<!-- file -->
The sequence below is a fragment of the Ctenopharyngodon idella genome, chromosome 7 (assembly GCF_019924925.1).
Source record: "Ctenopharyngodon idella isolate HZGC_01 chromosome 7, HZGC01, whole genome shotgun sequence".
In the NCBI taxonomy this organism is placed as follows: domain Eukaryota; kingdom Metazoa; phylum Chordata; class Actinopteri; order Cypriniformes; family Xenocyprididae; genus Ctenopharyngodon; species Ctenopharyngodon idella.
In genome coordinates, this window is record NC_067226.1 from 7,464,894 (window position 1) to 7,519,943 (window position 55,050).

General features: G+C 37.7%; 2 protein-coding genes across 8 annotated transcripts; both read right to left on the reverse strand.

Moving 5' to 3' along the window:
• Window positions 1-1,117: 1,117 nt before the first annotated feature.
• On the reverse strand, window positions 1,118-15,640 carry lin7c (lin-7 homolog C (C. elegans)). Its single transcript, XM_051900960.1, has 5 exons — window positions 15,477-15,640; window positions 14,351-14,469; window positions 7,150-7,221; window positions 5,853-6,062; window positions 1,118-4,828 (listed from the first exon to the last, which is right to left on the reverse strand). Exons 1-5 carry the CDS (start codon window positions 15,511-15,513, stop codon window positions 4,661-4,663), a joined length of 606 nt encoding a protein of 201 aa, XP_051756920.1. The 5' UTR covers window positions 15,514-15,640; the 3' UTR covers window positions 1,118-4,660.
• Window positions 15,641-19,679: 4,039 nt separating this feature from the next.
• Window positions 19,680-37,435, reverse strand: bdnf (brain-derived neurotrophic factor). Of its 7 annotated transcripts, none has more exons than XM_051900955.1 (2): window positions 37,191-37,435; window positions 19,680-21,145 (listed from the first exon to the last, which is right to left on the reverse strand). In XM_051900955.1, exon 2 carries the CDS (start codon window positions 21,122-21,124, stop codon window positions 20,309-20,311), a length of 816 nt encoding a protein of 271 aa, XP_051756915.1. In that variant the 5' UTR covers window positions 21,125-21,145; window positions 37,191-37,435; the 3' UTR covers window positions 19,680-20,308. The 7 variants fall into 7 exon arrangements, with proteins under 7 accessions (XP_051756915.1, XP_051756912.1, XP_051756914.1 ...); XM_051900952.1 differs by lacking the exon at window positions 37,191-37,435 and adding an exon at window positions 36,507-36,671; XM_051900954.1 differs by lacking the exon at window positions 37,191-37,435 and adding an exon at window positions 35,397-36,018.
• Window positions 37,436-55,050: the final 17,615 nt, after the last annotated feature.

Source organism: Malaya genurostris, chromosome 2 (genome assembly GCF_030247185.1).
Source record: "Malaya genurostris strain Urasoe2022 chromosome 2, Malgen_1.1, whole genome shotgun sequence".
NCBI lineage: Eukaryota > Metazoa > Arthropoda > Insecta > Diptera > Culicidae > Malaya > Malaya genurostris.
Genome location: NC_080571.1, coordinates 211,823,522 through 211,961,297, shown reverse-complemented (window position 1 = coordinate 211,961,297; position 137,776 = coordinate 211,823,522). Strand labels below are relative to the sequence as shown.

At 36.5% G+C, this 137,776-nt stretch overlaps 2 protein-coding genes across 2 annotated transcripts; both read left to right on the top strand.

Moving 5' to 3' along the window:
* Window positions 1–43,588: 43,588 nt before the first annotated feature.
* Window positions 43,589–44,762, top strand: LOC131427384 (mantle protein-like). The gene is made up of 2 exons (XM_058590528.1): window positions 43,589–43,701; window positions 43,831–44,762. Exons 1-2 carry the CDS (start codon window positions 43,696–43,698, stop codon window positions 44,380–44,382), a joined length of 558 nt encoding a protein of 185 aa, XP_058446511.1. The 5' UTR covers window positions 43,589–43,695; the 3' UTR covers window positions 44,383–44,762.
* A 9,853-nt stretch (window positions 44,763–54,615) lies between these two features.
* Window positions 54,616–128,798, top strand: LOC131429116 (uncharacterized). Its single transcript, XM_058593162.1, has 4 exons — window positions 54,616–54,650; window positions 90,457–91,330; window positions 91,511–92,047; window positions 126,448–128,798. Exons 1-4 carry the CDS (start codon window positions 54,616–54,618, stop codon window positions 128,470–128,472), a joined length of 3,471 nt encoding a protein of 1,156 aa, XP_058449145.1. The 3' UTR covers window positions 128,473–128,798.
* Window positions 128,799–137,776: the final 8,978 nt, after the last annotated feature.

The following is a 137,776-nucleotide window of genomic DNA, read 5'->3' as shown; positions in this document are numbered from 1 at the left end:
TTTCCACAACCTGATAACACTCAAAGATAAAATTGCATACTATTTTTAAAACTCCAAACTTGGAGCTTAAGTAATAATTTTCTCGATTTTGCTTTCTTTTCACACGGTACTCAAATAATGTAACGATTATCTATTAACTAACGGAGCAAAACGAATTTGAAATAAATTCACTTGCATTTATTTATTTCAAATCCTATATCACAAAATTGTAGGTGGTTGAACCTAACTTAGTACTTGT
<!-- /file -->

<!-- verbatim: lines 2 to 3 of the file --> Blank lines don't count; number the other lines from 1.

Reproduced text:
Source record: "Ctenopharyngodon idella isolate HZGC_01 chromosome 7, HZGC01, whole genome shotgun sequence".
In the NCBI taxonomy this organism is placed as follows: domain Eukaryota; kingdom Metazoa; phylum Chordata; class Actinopteri; order Cypriniformes; family Xenocyprididae; genus Ctenopharyngodon; species Ctenopharyngodon idella.